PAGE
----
—The Simpsons Episode AABF10:
        "Marge Simpson in: 'Screaming Yellow Honkers'"

Much maligned and much admired- depending on which side of the walnut accented-dash and plush, leather-trimmed seats you're sitting- the sports utility vehicle or SUV is the most ostentatious popular product of car culture. Jokes and critics abound. The parody site, poseur.org for instance "created" their own SUV line. Among the features of the "Dominator" are eight rear wheels "for handling those trips to Sam's Club," and a seating capacity of 20. And, the site is quick to point out, the Dominator fits under MOST bridge underpasses. (If you choose to upgrade to the Grand Dominator, you'll enjoy cathedral ceilings, full lavatory, four cell-phones, TV/VCR/Nintendo 64, Sony DSS satellite, and a permanent cellular link to the internet.)

Although real-life SUVs haven't yet caught up with the Dominator, they're certainly ambitious. Writing for the New York Times Magazine last year, Jeffrey Goldberg invited an utterly disgusted Ralph Nader to ride along as he took the Mercedes Gelandewagen for a spin. Goldberg described the vehicle as being "built like a tank," weighing nearly three tons, and going "from 0 to 1,000 in about two seconds." Nader simply dubbed it the "Stupidwagen." Originally designed for the German military, at $135,000 the "G-wagen" is the most expensive SUV on the market.

At that price tag, the average SUV-buying American is highly unlikely to purchase a G-wagen; when Nader and Goldberg test drove the vehicle last fall, its 150 owners were concentrated mainly in wealthy sections of Southern California and New York City suburbs. But for the less affluent, the Ford Motor company offers a bigger (I didn't say better) option: the Excursion. Although it weighs in at nearly four tons, at $35,000-50,000, the Excursion costs only a fraction of the G-wagen. When the Sierra Club found out the Excursion gets 10-18 miles per gallon, they ran a contest to give it a new slogan. The winner? "The Ford Valdez. Have you driven a tanker lately?" When it became public that the Excursion boasts an optional V10 engine, has six doors and seats nine passengers comfortably, prospective buyers rang up Ford dealerships to get the exact dimensions (it's 19 feet long) of the thing: they wanted to know if it would fit in their garages.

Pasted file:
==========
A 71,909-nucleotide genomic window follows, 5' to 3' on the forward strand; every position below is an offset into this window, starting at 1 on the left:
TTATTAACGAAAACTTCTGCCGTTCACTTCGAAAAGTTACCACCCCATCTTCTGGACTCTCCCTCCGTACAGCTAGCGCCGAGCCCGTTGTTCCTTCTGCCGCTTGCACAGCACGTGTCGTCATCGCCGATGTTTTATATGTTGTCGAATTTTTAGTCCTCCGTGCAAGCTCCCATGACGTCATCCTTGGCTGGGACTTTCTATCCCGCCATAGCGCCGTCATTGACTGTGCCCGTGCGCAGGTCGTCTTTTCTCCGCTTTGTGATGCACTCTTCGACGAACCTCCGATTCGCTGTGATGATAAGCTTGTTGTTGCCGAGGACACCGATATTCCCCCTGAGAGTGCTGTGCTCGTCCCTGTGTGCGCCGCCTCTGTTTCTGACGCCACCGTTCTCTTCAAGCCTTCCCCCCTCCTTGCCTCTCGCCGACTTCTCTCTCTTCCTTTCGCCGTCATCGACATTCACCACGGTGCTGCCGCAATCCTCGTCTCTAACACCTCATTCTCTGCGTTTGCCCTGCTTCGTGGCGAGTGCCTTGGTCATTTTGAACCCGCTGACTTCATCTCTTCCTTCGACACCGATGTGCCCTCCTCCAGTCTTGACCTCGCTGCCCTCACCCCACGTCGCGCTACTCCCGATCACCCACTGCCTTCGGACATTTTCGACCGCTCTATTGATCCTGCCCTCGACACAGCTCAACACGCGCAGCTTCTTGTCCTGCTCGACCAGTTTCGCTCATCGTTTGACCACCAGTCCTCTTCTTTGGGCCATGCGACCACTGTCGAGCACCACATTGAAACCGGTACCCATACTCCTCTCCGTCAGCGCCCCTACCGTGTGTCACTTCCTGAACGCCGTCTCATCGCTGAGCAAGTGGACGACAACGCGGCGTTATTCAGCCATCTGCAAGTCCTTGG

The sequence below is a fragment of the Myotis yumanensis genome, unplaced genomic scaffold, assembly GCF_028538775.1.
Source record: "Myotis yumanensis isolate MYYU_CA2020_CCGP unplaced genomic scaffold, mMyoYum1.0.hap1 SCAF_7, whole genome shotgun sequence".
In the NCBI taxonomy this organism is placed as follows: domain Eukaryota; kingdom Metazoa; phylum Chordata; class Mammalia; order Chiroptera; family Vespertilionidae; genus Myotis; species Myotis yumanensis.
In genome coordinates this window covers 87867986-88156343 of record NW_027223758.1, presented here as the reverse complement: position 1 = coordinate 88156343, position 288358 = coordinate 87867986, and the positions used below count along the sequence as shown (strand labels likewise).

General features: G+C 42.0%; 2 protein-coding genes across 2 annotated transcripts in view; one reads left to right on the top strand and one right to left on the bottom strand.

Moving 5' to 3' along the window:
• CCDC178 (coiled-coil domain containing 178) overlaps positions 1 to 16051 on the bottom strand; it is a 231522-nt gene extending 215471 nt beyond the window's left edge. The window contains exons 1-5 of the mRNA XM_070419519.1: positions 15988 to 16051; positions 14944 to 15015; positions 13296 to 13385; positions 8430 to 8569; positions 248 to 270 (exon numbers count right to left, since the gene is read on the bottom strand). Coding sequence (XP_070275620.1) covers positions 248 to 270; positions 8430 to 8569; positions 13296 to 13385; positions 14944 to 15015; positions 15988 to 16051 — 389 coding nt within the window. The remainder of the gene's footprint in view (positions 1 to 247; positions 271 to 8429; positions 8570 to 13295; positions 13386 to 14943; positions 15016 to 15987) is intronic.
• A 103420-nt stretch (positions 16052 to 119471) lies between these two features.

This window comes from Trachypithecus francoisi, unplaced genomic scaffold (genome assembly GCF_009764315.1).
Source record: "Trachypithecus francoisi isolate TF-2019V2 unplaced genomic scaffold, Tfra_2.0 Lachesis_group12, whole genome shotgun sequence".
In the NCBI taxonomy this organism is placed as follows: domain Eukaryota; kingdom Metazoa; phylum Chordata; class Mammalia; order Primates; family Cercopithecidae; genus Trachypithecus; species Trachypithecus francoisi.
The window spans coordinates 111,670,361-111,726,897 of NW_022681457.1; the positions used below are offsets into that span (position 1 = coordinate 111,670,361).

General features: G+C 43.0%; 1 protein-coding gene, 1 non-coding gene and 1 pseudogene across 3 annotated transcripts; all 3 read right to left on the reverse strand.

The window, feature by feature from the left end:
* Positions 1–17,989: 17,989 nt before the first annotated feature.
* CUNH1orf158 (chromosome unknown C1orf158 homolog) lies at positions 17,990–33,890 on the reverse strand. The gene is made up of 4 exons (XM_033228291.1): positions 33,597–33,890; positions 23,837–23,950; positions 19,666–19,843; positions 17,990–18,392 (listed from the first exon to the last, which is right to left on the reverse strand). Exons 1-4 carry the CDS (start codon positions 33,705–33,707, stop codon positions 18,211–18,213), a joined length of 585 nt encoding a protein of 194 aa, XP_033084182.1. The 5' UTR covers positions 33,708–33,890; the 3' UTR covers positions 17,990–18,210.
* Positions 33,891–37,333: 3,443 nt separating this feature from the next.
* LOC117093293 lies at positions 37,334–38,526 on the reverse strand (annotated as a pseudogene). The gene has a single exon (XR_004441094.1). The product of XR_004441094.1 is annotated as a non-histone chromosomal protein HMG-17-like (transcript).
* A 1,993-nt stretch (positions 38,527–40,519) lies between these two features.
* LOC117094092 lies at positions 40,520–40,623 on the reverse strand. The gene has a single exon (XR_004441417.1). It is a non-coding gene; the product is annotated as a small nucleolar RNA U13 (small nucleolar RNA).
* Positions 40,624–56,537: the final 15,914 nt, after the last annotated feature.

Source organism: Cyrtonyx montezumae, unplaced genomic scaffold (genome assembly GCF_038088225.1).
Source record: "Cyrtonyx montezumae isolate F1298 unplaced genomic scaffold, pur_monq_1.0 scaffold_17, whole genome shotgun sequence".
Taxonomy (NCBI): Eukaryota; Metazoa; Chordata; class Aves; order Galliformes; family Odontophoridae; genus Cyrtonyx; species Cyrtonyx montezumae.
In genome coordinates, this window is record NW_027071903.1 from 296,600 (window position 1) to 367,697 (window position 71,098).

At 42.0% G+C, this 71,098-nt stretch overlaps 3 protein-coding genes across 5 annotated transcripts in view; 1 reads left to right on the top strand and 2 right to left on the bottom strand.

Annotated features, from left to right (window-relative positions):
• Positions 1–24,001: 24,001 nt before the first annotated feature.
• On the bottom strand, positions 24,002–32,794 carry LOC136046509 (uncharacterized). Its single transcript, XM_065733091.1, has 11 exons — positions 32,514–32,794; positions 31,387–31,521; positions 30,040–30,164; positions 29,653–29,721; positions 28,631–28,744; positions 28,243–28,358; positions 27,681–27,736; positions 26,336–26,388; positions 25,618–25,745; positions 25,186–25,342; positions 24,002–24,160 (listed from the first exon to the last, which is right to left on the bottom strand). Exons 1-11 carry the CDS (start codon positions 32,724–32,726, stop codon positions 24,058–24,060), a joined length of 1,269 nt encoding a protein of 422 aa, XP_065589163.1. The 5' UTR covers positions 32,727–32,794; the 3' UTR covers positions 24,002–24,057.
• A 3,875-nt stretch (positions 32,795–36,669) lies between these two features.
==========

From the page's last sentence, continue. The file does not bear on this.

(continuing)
A Love-Hate Relationship
"How can you rough it with a leather interior?" the Dominator's "makers" beg to know.

The truth is, most SUV owners don't. Admittedly the percentage of persons who use the SUV in the true sense of its name "for offroading more than once a year (gravel roads don't count: cars and trucks have been handling them just fine for years), hauling rock climbing and camping gear, etc., is disproportionate to the number of owners.

"No, I've never taken my Explorer off-road," admits one SUV-owning man in Greensboro, N.C. "I guess the point is, I could if I wanted to. And I've had more fun driving this car than anything other I've owned." The majority of SUVs are driven to do the same old everyday errands as a Honda Accord: truth be told, you're more likely to spot an SUV in a stadium parking lot, or waiting outside a super store than you are hurtling up the side of a mountain.